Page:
There were 5 medical students from Scotland, 2 lads and 3 girls, doing a tour of the northern USA and Canada and there also was a lad on his own from Croydon.   All of us were heading for Buffalo. We got ourselves coffees, hot chocolates and even a can of hot baked beans (99c) from the vending machines and we started to chat. The time flew by as we shared each other’s experiences and opinions.

We all watched as the “Lake Shore Limited” train bound from New York to Chicago arrived at 7:30am and then decided to go on a quick tour of Cleveland. We checked our bags with the ticket office and the seven of us walked around the city. It wasn’t a very exciting tour. We had a chat with a Mexican guy who was planting flowers and we ended up, by mistake, in an underground car park.

By 9:30am we were back at the bus station.  I watched the bus that I should have been on arrive from Toledo. It deposited about 30 people who joined us and a few others waiting for the connection to Buffalo. We were told it was stuck in traffic and the seven of us cheered loudly when it finally arrived. Peggy, the driver, wasted no time in loading our baggage and she drove quite fast to try and make up for lost time.

My seat mate was a lovely old lady of about 70. She was making the 5-day cross country trip from Los Angeles to Maine to visit her 95-year-old father. We quickly became friends and she explained the scenery we were seeing, the stories behind the vegetation and many of the changes she had seen in the USA during her life. She gave me the most wonderful description of how to get maple syrup from the trees in Vermont.

At about 2pm we rolled into Buffalo bus station. This one was a massive complex for both the long distance and local buses. It was very spacious, modern and clean. I was reunited with my Scottish friends and we all headed to the Burger King in the bus station for a Whopper. They waited for a bus to take them to their lodgings in Buffalo. I headed to catch the 3:30pm to Niagara.


It took about an hour to get out to Niagara and there was only myself and two Germans on the bus. I trudged down to the youth hostel and checked in. I met Brian, a 24 year old Physics teacher from Enfield, sitting in the common room. He had just arrived from the airport and he was doing a brief 48 hour stopover to see the falls and possibly even Toronto as well before heading west to Seattle on TWA.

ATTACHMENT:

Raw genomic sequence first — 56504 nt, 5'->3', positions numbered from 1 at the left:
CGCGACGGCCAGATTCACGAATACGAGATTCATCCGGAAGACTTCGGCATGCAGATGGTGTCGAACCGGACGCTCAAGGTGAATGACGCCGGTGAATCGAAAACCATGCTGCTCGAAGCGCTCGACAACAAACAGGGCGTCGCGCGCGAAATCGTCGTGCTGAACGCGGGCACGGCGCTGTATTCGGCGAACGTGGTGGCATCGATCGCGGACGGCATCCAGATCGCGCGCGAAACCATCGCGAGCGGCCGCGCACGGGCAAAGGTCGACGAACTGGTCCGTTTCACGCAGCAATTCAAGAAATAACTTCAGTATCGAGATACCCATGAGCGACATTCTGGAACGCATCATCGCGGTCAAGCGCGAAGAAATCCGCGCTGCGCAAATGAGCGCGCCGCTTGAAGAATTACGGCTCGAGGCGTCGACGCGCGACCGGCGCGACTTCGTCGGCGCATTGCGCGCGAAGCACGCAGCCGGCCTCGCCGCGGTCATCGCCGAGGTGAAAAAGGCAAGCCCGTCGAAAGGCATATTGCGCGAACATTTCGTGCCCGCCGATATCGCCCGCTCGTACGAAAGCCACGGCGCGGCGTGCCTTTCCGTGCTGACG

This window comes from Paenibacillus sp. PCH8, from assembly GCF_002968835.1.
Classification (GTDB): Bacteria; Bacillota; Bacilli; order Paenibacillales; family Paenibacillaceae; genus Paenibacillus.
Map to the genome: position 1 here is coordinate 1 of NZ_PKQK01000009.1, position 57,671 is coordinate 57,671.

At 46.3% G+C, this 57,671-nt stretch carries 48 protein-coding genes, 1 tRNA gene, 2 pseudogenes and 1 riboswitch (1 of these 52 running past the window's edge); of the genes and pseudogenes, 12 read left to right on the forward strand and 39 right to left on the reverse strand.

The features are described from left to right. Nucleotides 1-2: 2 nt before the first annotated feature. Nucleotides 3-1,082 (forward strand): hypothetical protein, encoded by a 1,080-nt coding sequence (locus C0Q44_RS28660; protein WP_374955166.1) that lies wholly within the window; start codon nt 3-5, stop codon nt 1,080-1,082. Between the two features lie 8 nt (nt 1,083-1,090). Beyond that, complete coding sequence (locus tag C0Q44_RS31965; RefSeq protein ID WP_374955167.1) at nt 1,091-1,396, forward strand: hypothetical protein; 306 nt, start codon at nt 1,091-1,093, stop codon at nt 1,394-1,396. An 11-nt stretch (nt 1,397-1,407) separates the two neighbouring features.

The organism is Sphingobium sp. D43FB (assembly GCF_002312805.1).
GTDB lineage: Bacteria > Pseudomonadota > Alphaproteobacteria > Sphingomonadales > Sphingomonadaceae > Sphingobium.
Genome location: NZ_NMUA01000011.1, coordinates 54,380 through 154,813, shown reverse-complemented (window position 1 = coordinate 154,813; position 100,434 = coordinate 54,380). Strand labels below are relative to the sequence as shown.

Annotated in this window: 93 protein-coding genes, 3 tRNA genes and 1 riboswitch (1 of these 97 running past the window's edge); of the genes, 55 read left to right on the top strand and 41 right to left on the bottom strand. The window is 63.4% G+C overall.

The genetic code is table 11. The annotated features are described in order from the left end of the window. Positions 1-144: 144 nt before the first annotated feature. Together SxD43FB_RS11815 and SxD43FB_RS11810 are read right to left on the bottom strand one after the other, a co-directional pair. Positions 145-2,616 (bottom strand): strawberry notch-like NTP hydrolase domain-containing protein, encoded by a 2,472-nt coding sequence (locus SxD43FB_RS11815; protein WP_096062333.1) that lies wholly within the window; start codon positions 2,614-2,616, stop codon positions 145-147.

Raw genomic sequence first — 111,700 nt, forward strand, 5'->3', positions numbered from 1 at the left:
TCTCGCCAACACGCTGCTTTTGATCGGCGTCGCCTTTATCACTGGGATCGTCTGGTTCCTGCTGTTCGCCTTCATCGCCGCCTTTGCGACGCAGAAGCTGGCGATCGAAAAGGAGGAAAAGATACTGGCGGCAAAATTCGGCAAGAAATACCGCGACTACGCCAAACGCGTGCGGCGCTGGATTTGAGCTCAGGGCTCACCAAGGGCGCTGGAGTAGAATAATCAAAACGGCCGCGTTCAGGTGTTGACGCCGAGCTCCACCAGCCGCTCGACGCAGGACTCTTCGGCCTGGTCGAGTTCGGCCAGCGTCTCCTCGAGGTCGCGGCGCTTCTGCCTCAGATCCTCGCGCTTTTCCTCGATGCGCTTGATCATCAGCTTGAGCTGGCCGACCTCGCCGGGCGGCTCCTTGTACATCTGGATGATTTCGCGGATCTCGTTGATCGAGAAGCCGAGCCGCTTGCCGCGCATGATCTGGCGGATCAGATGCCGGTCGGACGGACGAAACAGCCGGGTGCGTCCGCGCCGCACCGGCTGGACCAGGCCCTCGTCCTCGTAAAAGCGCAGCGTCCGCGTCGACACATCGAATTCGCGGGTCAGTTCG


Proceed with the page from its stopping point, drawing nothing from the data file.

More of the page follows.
It was already about 5pm so we decided to team up and see as much as we could. We headed out, down 11th street, Ferry Street and into the Rainbow Mall. The food court contained 8 different outlets and a central seating area. There were shops selling burgers, hot dogs, pizzas, spaghetti and bagels but Brian and I opted for one selling salad.



We ate our salads quickly and went out of the mall, through the winter gardens and into the little park outside. A quick walk brought us to the Niagara Falls viewing area. They really were pretty spectacular.

We headed down the escalator and paid $4.75 to board the little “Maid of the Mist” boat. They provided us with blue sou’westers and the little boat chugged over to first the American falls, which were spectacular, and then to the Canadian falls, which were even more spectacular. We got a good soaking but considering I hadn’t really slept much, it was quite refreshing.



After the boat trip we went back to the Rainbow mall to have muffins and coffees. Then we walked out through US customs and out over the Niagara Bridge and into Canada. We stayed in Canada just long enough to go to the Ontario bus station to check the times of the buses to Toronto the next day. We agreed we would aim to catch the one at 7:25am

By the time we had re-entered the USA and walked back to the hostel it was already dark.

I headed off to bed and set the alarm for 6:20am.

Canada – “Toronto for a day”